User Contribution and Desirable Software


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Presentation of theory construction using the soft systems methodology approach to examine why open source software development projects require user participation to produce desirable software.

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User Contribution and Desirable Software

  1. 1. User Contribution to Software Desirability Andrea Wiggins 18 April, 2008 IST 800 - Theory Construction
  2. 2. Outline <ul><li>Adaptation of soft systems methodology approach </li></ul><ul><ul><li>The research question </li></ul></ul><ul><ul><li>Inputs : Outputs :: User participation : (more) Desirable software </li></ul></ul><ul><ul><li>Iteratively developed models </li></ul></ul><ul><ul><li>A little bit of theorizing </li></ul></ul>
  3. 3. Problem Statement <ul><li>Many FLOSS projects rely on voluntary user contributions </li></ul><ul><li>There are several qualitatively different types of contributions </li></ul><ul><li>Want to understand the relationship between user participation and desirability of software </li></ul>
  4. 4. Research Question <ul><li>“ Why is ongoing user participation required for open source software development projects to create desirable software?” </li></ul><ul><li>Key variables: user participation, desirability of the software. </li></ul><ul><li>Relationship: User participation on an ongoing basis is a necessary condition to developing desirable FLOSS software </li></ul><ul><li>Population of study is FLOSS projects: virtual teams in which users participate in software development and signal its desirability through their participation. </li></ul>
  5. 5. Clarifying RQ Concepts <ul><li>User participation </li></ul><ul><ul><li>Ongoing means continued involvement of users, not necessarily of the same users </li></ul></ul><ul><ul><li>Sustained participation by individuals can also be evaluated, and should be beneficial </li></ul></ul><ul><li>Desirability of software </li></ul><ul><ul><li>Downloads: motivation is not important </li></ul></ul><ul><ul><li>Direct contributions to development </li></ul></ul>
  6. 6. Finding Out - Rich Pictures
  7. 7. Finding Out - Process Model
  8. 8. Brainstorming: Initial Overview Models
  9. 9. Brainstorming: Activities by Actors <ul><li>Many interrelated types of user contributions </li></ul><ul><li>Developers are users too </li></ul><ul><li>Not all users participate in the same ways </li></ul><ul><li>Multiple user “types” </li></ul>
  10. 10. Inputs - Outputs <ul><li>Thought about ways that users contribute to FLOSS projects </li></ul><ul><li>Some interactions are indirect, all can be observed in some way </li></ul><ul><li>The contributions vary in potential value to the project, but all types are needed </li></ul><ul><li>Download software - initially and repeatedly </li></ul><ul><li>Subscription to lists </li></ul><ul><li>Post to lists, forums </li></ul><ul><li>Make feature requests </li></ul><ul><li>Submit bug reports </li></ul><ul><li>Submit patches </li></ul><ul><li>Join project team </li></ul>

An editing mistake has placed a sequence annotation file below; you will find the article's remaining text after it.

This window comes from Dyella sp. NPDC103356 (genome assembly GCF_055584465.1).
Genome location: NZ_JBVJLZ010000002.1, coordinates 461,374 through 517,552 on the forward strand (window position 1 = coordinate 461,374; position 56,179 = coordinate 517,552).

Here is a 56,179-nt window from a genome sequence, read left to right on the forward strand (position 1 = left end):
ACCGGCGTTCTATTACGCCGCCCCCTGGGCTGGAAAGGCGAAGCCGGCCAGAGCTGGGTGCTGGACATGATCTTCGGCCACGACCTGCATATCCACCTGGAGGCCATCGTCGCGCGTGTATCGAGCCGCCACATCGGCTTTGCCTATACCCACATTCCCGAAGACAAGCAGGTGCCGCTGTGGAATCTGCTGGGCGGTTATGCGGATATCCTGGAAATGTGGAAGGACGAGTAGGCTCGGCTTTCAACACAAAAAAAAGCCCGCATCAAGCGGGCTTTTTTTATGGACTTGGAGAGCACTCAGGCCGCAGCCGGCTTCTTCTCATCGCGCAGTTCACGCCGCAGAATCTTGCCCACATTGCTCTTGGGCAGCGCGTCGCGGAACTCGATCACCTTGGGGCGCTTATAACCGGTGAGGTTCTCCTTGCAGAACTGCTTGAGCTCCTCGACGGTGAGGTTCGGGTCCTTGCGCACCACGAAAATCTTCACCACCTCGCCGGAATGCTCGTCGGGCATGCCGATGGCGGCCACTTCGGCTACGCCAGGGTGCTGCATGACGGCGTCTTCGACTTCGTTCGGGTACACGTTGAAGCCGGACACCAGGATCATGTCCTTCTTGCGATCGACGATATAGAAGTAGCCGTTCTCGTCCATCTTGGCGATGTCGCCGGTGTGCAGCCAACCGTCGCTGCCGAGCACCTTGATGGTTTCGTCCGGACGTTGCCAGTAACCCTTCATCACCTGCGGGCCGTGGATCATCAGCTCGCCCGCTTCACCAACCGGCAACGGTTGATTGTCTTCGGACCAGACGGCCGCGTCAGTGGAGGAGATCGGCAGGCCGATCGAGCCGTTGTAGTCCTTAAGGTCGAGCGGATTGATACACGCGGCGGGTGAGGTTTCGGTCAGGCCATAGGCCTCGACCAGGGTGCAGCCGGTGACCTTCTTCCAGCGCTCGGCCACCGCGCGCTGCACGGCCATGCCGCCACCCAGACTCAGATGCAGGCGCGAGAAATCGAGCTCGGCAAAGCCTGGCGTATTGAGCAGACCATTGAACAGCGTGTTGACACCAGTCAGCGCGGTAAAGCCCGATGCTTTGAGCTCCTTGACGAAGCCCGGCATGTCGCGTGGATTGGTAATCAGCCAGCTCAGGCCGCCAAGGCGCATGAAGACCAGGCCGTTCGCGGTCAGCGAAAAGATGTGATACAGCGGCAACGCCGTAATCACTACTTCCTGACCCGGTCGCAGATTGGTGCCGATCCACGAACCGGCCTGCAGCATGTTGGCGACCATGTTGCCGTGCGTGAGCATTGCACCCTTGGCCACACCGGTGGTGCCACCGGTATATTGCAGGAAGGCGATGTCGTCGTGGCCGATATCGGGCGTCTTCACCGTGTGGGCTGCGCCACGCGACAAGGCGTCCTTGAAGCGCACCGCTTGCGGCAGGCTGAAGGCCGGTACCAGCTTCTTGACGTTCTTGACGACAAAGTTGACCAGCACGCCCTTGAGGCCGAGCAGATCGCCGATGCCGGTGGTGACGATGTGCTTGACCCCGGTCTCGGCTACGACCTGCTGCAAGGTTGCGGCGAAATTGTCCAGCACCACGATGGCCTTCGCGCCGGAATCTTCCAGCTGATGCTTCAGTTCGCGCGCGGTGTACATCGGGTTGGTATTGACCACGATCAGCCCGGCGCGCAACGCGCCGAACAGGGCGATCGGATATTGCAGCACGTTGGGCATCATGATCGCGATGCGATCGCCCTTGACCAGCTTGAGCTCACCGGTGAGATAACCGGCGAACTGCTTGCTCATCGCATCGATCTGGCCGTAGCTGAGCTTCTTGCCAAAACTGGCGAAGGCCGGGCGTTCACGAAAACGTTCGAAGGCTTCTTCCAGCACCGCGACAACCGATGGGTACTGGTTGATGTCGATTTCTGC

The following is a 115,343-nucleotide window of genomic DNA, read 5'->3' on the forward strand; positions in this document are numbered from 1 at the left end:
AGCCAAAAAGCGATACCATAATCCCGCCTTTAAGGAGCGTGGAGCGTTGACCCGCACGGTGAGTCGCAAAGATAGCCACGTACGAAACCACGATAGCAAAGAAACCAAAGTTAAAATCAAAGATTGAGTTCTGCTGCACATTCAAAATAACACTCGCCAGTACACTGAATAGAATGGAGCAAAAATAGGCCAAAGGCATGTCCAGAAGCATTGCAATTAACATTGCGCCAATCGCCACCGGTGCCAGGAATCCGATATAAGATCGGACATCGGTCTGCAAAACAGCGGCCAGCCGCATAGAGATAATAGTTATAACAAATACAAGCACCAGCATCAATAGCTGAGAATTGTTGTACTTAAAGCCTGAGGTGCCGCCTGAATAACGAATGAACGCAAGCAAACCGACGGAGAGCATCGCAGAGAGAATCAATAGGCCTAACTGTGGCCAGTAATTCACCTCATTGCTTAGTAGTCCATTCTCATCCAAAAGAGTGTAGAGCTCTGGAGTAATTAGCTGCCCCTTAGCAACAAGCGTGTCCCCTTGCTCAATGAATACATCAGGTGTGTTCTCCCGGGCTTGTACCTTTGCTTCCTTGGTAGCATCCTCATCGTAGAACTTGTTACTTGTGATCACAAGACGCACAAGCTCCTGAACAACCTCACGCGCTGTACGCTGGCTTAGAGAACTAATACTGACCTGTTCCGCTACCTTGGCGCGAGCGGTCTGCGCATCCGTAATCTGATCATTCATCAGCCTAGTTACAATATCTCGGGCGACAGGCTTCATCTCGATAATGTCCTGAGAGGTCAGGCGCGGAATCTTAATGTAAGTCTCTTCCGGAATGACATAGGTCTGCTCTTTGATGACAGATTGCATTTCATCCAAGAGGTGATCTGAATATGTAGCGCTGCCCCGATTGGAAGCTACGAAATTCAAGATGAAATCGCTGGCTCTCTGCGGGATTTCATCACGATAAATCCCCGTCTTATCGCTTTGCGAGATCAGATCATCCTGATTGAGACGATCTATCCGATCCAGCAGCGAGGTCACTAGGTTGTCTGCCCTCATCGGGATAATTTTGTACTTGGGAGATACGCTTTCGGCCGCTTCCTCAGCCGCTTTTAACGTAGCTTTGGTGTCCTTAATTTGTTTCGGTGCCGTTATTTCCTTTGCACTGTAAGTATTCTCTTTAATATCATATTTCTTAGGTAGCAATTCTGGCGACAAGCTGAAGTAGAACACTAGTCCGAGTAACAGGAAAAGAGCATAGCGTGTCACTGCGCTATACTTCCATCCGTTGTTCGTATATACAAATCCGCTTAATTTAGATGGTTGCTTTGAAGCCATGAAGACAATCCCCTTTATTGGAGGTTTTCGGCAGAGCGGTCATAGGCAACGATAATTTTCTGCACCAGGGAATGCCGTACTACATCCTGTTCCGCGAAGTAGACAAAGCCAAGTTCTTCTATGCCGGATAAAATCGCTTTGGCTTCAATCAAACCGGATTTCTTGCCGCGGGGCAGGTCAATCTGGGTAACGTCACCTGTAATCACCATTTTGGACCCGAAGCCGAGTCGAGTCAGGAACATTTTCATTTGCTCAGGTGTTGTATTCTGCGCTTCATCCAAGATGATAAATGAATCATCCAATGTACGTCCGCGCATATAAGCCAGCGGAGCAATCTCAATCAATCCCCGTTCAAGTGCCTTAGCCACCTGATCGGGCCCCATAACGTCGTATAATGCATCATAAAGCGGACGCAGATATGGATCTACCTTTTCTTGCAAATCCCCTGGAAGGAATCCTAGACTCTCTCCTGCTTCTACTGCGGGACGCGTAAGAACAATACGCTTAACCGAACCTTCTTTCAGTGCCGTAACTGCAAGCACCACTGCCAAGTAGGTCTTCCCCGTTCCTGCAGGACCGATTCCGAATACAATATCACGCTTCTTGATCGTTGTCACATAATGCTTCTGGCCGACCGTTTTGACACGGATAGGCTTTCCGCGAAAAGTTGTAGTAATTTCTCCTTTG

11. 11. Abstracting Types of Participation <ul><li>Inheritance from “lower” categories </li></ul><ul><li>Passive </li></ul><ul><ul><li>downloading, subscribing </li></ul></ul><ul><li>Active </li></ul><ul><ul><li>posting, requesting, bug reporting </li></ul></ul><ul><li>Engaged </li></ul><ul><ul><li>patch submission, join project team </li></ul></ul>
  12. 12. Passive Participation
  13. 13. Active Participation
  14. 14. Engaged Participation
  15. 15. Compare to Reality <ul><li>Feedback from FLOSS experts: </li></ul><ul><ul><li>Model can be improved by indicating how process steps are observed </li></ul></ul><ul><ul><li>Abstracted processes good, but YMMV </li></ul></ul><ul><ul><li>Consider role of time in processes </li></ul></ul><ul><li>SSM is made for optimizing very specific grounded processes, but theory construction requires abstraction… </li></ul>
  16. 16. Refined (Abstract) Model
  17. 17. Observations from Models <ul><li>In many FLOSS projects, users contribute critical functions to the support of software development </li></ul><ul><ul><li>Users find the software desirable </li></ul></ul><ul><ul><ul><li>Evidence from downloading, user participation </li></ul></ul></ul><ul><ul><li>Users support ongoing development through participation </li></ul></ul><ul><ul><ul><li>Most participation is aimed at influencing the software development </li></ul></ul></ul>
  18. 18. Role of Infrastructure <ul><li>Duality of project infrastructure: enables dialog between users and project team, which becomes infrastructure </li></ul><ul><ul><li>Infrastructure or technology? </li></ul></ul>
  19. 19. theory from Models <ul><li>In many FLOSS projects, infrastructural duality both provides mechanisms for participation and dialog among users, and captures these resources as further infrastructure. </li></ul><ul><li>Because of this infrastructure, users can contribute critical functions that support software development. </li></ul>
  20. 20. Future Work <ul><li>Engage questions about why specific mechanisms for user contributions to FLOSS are effective & widely adopted </li></ul><ul><li>Compare models to case studies & archive data to identify other user contribution process variations </li></ul><ul><ul><li>Numerous case studies available, as this is the primary research method for FLOSS </li></ul></ul>